Living will and medical POA: What’s the difference?

On Behalf of | Apr 25, 2024 | Firm News |

While it is not always comfortable to think about planning for unexpected health scenarios, it becomes increasingly necessary as you age. Deciding early on who will manage your health care decisions if you become incapacitated is one of the most vital aspects of estate planning. Having this initiative not only gives you peace of mind but also eases the burden on your loved ones.

As you kickstart your estate planning, you might consider two critical documents when making decisions about your health care: a living will and a medical power of attorney (POA).

What is a living will?

If you become unable to communicate with your medical team, a living will can be your way of letting them know what treatment you wish to receive. This situation might arise if you are terminally ill or in need of permanent, life-sustaining treatment like mechanical ventilation, resuscitation or artificial nutrition. At its core, a living will lets you make these critical decisions for yourself in advance to guide your doctors and family. A living will only comes into effect under the conditions specified in the document, such as when your medical situation is deemed irreversible.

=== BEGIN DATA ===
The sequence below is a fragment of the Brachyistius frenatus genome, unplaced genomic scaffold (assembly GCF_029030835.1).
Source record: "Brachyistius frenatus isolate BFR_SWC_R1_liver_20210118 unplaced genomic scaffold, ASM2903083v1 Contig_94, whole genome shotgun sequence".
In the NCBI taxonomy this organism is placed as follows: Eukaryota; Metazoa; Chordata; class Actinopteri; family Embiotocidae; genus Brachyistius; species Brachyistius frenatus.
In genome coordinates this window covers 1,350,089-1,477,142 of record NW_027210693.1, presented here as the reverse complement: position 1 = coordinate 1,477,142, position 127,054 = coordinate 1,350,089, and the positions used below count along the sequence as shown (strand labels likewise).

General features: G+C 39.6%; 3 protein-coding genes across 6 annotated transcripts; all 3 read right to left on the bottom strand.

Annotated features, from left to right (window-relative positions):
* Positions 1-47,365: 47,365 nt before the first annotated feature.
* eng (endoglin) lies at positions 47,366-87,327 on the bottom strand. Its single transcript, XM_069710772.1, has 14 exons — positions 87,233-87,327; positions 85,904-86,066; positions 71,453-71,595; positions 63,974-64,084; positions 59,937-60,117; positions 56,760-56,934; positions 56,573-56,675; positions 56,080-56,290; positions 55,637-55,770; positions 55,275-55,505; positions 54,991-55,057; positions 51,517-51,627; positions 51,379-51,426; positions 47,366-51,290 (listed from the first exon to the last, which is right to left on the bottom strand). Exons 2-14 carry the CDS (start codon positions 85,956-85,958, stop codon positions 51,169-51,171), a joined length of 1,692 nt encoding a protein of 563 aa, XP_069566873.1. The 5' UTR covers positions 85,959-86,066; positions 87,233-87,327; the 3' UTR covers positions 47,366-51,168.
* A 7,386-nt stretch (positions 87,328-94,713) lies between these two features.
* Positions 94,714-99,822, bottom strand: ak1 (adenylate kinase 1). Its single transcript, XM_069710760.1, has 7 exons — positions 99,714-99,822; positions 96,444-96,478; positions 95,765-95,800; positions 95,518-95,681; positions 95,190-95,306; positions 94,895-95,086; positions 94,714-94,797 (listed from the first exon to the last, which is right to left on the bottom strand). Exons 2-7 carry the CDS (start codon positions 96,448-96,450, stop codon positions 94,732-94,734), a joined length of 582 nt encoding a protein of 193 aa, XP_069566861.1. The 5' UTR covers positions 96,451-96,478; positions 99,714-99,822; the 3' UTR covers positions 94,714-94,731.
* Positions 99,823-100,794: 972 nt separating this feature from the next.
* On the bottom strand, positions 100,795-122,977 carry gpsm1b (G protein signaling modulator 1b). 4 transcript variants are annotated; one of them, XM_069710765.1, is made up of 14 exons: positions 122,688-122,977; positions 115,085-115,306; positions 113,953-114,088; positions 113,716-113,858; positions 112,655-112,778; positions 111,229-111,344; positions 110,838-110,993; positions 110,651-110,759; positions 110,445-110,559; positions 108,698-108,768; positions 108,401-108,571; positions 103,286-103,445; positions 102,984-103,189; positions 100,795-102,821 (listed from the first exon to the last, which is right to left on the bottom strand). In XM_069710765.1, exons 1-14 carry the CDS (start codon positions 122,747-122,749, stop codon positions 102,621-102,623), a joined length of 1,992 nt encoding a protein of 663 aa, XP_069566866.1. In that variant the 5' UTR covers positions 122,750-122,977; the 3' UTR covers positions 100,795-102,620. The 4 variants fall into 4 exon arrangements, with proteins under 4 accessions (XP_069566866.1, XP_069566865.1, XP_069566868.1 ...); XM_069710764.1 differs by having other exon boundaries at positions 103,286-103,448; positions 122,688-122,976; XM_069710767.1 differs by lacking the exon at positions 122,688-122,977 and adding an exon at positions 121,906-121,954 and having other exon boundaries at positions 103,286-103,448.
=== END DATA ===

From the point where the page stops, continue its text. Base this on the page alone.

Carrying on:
What is a medical power of attorney?

A medical POA is a document that grants a third party the authority to make medical decisions on your behalf if you are unable to do so. This person must be someone you trust and who understands your values and desires concerning medical treatment. However, unlike a living will, a medical POA can go beyond terminal conditions and cover any situation where you are unable to communicate your health care wishes.

A living will and a medical POA each offer unique benefits that can help you when you cannot advocate for yourself. However, equipping yourself with both provides a comprehensive approach to health care and estate planning.